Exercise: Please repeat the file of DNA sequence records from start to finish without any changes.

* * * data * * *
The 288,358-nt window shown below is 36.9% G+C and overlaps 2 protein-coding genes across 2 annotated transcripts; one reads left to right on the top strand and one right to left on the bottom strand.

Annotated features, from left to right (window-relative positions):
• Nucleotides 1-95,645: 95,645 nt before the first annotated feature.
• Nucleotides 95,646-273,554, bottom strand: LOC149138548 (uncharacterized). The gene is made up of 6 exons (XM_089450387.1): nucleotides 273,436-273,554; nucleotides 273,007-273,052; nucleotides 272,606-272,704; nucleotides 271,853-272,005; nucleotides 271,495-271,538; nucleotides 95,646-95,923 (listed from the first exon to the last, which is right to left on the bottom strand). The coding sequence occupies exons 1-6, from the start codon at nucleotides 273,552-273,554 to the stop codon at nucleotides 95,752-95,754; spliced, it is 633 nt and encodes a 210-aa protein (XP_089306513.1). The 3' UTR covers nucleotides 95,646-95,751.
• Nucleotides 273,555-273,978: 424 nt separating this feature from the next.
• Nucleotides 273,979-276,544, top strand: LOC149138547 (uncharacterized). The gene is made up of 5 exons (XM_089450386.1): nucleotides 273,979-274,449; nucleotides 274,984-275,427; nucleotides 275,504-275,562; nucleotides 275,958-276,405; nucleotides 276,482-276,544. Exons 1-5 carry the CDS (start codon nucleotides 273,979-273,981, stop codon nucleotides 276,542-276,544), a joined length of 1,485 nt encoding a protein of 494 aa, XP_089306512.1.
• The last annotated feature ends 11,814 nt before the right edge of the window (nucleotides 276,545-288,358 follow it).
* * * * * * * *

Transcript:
The 288,358-nt window shown below is 36.9% G+C and overlaps 2 protein-coding genes across 2 annotated transcripts; one reads left to right on the top strand and one right to left on the bottom strand.

Annotated features, from left to right (window-relative positions):
• Nucleotides 1-95,645: 95,645 nt before the first annotated feature.
• Nucleotides 95,646-273,554, bottom strand: LOC149138548 (uncharacterized). The gene is made up of 6 exons (XM_089450387.1): nucleotides 273,436-273,554; nucleotides 273,007-273,052; nucleotides 272,606-272,704; nucleotides 271,853-272,005; nucleotides 271,495-271,538; nucleotides 95,646-95,923 (listed from the first exon to the last, which is right to left on the bottom strand). The coding sequence occupies exons 1-6, from the start codon at nucleotides 273,552-273,554 to the stop codon at nucleotides 95,752-95,754; spliced, it is 633 nt and encodes a 210-aa protein (XP_089306513.1). The 3' UTR covers nucleotides 95,646-95,751.
• Nucleotides 273,555-273,978: 424 nt separating this feature from the next.
• Nucleotides 273,979-276,544, top strand: LOC149138547 (uncharacterized). The gene is made up of 5 exons (XM_089450386.1): nucleotides 273,979-274,449; nucleotides 274,984-275,427; nucleotides 275,504-275,562; nucleotides 275,958-276,405; nucleotides 276,482-276,544. Exons 1-5 carry the CDS (start codon nucleotides 273,979-273,981, stop codon nucleotides 276,542-276,544), a joined length of 1,485 nt encoding a protein of 494 aa, XP_089306512.1.
• The last annotated feature ends 11,814 nt before the right edge of the window (nucleotides 276,545-288,358 follow it).